Cloud Computing

AWS Serverless Architecture In Practice

by Jake Bennett

Five key takeaways for designing, building and deploying serverless applications in the real world

Blue Cloud on Chalkboard


The term “serverless architecture” is a recent addition to the technology lexicon, coming into common use within the last year or so, following the launch of AWS Lambda in 2014. The term is both quizzical and provocative. Case in point: while explaining the concept of serverless architecture to a seasoned systems engineer recently, he literally stopped me mid-sentence—worried that I had gone insane—and asked: “You realize there is actual hardware up there in the cloud, right?” Not wanting to sound crazy, I said yes. But secretly I thought to myself: “Yet, if my team doesn’t have to worry about server failures, then for all practical purposes, hardware doesn’t exist in the cloud—it might as well be unicorn fairy dust.” And that, in a nutshell, is the appeal of serverless architecture: the ability to write code on clouds of cotton candy, without a concern for the dark dungeons of server administration.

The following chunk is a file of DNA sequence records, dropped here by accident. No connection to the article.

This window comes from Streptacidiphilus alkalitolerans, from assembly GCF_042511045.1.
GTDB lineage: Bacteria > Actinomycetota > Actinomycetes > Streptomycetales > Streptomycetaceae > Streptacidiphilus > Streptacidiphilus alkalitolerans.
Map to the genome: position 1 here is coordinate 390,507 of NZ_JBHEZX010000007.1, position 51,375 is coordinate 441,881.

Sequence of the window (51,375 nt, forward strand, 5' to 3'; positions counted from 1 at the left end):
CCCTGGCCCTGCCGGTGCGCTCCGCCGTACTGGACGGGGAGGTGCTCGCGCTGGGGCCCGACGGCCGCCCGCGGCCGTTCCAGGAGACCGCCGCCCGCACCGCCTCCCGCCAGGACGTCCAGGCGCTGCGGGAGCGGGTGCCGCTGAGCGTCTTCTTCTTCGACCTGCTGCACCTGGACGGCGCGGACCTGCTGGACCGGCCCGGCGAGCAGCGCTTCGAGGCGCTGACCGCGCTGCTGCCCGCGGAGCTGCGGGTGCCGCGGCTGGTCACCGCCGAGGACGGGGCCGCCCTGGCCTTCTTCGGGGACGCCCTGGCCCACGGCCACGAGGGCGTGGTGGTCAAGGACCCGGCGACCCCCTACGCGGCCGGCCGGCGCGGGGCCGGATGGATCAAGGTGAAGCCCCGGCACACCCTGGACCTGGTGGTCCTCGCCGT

But is the reality as sweet as the magical promise? At POP, we put this question to the test when we recently deployed an app in production utilizing a serverless architecture for one of our clients. However, before we review the results, let’s dissect what serverless architecture is.

AWS Lambda is a pure compute service that allows you to deploy a single thread of execution. With Lambda, you simply write a function (in Python 2.7, JavaScript/NodeJS 4.3 or Java 8), deploy it to AWS and get charged for the amount of memory used per second. Brilliantly simple, right? Yes, at first, but then the questions start to arise. How do you actually call a Lambda function? How do you manage return values and exceptions? Applications typically contain hundreds of functions; do you deploy all of them as Lambda functions? How should you structure a serverless app given the extreme level of deployment granularity that Lambda provides?

To help make sense of it, first of all, think of Lambda functions as nanoservices. They should be more course-grain than the code-level functions you typically use to structure your app, and you shouldn’t expose all of your internal application functions as Lambdas. However, they are more fine grained than a typical microservice, even though like a microservice, they are mini-servers in themselves that execute their own code. Behind-the-scenes, Lambda functions use containers, clustered and fully-managed by Amazon. As a result, each Lambda function is stateless and runs in an isolated process, making it possible for AWS to scale up or down based on usage.

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